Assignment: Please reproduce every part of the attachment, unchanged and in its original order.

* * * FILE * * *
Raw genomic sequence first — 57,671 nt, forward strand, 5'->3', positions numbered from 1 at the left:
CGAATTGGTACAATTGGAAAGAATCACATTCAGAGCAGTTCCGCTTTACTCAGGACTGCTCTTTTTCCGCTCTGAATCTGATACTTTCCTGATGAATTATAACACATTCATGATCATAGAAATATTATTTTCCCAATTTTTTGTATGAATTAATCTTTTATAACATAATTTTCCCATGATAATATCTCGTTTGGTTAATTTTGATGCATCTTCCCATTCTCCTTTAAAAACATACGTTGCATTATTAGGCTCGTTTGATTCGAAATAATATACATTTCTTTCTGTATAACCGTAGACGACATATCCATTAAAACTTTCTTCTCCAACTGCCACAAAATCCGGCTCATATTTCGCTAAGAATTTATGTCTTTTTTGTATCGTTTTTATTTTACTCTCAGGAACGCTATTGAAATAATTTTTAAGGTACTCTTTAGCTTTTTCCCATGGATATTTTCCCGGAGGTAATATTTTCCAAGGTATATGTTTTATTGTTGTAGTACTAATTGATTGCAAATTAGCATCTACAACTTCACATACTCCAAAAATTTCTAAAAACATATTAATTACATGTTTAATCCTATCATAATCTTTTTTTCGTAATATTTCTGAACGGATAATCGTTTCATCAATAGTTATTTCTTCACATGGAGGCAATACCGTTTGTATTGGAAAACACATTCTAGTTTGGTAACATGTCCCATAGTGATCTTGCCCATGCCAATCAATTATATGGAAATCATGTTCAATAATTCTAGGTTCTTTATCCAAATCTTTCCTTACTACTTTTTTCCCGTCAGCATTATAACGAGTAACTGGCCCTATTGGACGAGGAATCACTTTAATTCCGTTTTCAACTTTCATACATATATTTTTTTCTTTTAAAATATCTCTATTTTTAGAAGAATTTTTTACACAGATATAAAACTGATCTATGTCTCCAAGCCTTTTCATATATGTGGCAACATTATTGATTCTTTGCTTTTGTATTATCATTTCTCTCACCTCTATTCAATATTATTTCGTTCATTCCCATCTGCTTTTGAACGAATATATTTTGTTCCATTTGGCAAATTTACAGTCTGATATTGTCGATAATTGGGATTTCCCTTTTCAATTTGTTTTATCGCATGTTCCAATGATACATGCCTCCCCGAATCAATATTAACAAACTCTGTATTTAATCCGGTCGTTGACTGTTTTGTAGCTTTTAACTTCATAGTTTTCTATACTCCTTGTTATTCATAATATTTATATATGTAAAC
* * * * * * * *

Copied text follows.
Raw genomic sequence first — 57,671 nt, forward strand, 5'->3', positions numbered from 1 at the left:
CGAATTGGTACAATTGGAAAGAATCACATTCAGAGCAGTTCCGCTTTACTCAGGACTGCTCTTTTTCCGCTCTGAATCTGATACTTTCCTGATGAATTATAACACATTCATGATCATAGAAATATTATTTTCCCAATTTTTTGTATGAATTAATCTTTTATAACATAATTTTCCCATGATAATATCTCGTTTGGTTAATTTTGATGCATCTTCCCATTCTCCTTTAAAAACATACGTTGCATTATTAGGCTCGTTTGATTCGAAATAATATACATTTCTTTCTGTATAACCGTAGACGACATATCCATTAAAACTTTCTTCTCCAACTGCCACAAAATCCGGCTCATATTTCGCTAAGAATTTATGTCTTTTTTGTATCGTTTTTATTTTACTCTCAGGAACGCTATTGAAATAATTTTTAAGGTACTCTTTAGCTTTTTCCCATGGATATTTTCCCGGAGGTAATATTTTCCAAGGTATATGTTTTATTGTTGTAGTACTAATTGATTGCAAATTAGCATCTACAACTTCACATACTCCAAAAATTTCTAAAAACATATTAATTACATGTTTAATCCTATCATAATCTTTTTTTCGTAATATTTCTGAACGGATAATCGTTTCATCAATAGTTATTTCTTCACATGGAGGCAATACCGTTTGTATTGGAAAACACATTCTAGTTTGGTAACATGTCCCATAGTGATCTTGCCCATGCCAATCAATTATATGGAAATCATGTTCAATAATTCTAGGTTCTTTATCCAAATCTTTCCTTACTACTTTTTTCCCGTCAGCATTATAACGAGTAACTGGCCCTATTGGACGAGGAATCACTTTAATTCCGTTTTCAACTTTCATACATATATTTTTTTCTTTTAAAATATCTCTATTTTTAGAAGAATTTTTTACACAGATATAAAACTGATCTATGTCTCCAAGCCTTTTCATATATGTGGCAACATTATTGATTCTTTGCTTTTGTATTATCATTTCTCTCACCTCTATTCAATATTATTTCGTTCATTCCCATCTGCTTTTGAACGAATATATTTTGTTCCATTTGGCAAATTTACAGTCTGATATTGTCGATAATTGGGATTTCCCTTTTCAATTTGTTTTATCGCATGTTCCAATGATACATGCCTCCCCGAATCAATATTAACAAACTCTGTATTTAATCCGGTCGTTGACTGTTTTGTAGCTTTTAACTTCATAGTTTTCTATACTCCTTGTTATTCATAATATTTATATATGTAAAC